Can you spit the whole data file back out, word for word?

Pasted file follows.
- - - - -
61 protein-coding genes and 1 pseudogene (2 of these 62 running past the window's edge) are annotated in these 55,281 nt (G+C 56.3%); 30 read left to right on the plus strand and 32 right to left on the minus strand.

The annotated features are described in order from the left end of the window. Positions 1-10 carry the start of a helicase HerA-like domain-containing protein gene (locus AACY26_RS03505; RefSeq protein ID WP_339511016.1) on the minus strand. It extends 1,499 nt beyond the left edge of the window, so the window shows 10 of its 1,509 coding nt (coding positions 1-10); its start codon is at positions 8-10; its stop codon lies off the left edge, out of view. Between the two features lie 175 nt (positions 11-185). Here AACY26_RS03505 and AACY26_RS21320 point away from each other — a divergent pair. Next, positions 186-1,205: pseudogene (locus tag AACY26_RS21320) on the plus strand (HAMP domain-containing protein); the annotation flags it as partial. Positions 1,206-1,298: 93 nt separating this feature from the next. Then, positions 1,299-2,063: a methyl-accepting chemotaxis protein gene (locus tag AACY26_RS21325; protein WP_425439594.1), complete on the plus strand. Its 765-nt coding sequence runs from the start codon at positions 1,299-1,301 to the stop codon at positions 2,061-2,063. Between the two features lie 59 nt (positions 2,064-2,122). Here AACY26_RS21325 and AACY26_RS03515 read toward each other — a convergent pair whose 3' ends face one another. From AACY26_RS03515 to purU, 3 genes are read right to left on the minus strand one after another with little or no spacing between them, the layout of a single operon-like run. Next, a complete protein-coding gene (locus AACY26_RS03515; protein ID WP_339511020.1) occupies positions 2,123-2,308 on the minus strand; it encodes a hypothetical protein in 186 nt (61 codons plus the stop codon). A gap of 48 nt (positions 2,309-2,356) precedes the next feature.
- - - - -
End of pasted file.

61 protein-coding genes and 1 pseudogene (2 of these 62 running past the window's edge) are annotated in these 55,281 nt (G+C 56.3%); 30 read left to right on the plus strand and 32 right to left on the minus strand.

The annotated features are described in order from the left end of the window. Positions 1-10 carry the start of a helicase HerA-like domain-containing protein gene (locus AACY26_RS03505; RefSeq protein ID WP_339511016.1) on the minus strand. It extends 1,499 nt beyond the left edge of the window, so the window shows 10 of its 1,509 coding nt (coding positions 1-10); its start codon is at positions 8-10; its stop codon lies off the left edge, out of view. Between the two features lie 175 nt (positions 11-185). Here AACY26_RS03505 and AACY26_RS21320 point away from each other — a divergent pair. Next, positions 186-1,205: pseudogene (locus tag AACY26_RS21320) on the plus strand (HAMP domain-containing protein); the annotation flags it as partial. Positions 1,206-1,298: 93 nt separating this feature from the next. Then, positions 1,299-2,063: a methyl-accepting chemotaxis protein gene (locus tag AACY26_RS21325; protein WP_425439594.1), complete on the plus strand. Its 765-nt coding sequence runs from the start codon at positions 1,299-1,301 to the stop codon at positions 2,061-2,063. Between the two features lie 59 nt (positions 2,064-2,122). Here AACY26_RS21325 and AACY26_RS03515 read toward each other — a convergent pair whose 3' ends face one another. From AACY26_RS03515 to purU, 3 genes are read right to left on the minus strand one after another with little or no spacing between them, the layout of a single operon-like run. Next, a complete protein-coding gene (locus AACY26_RS03515; protein ID WP_339511020.1) occupies positions 2,123-2,308 on the minus strand; it encodes a hypothetical protein in 186 nt (61 codons plus the stop codon). A gap of 48 nt (positions 2,309-2,356) precedes the next feature.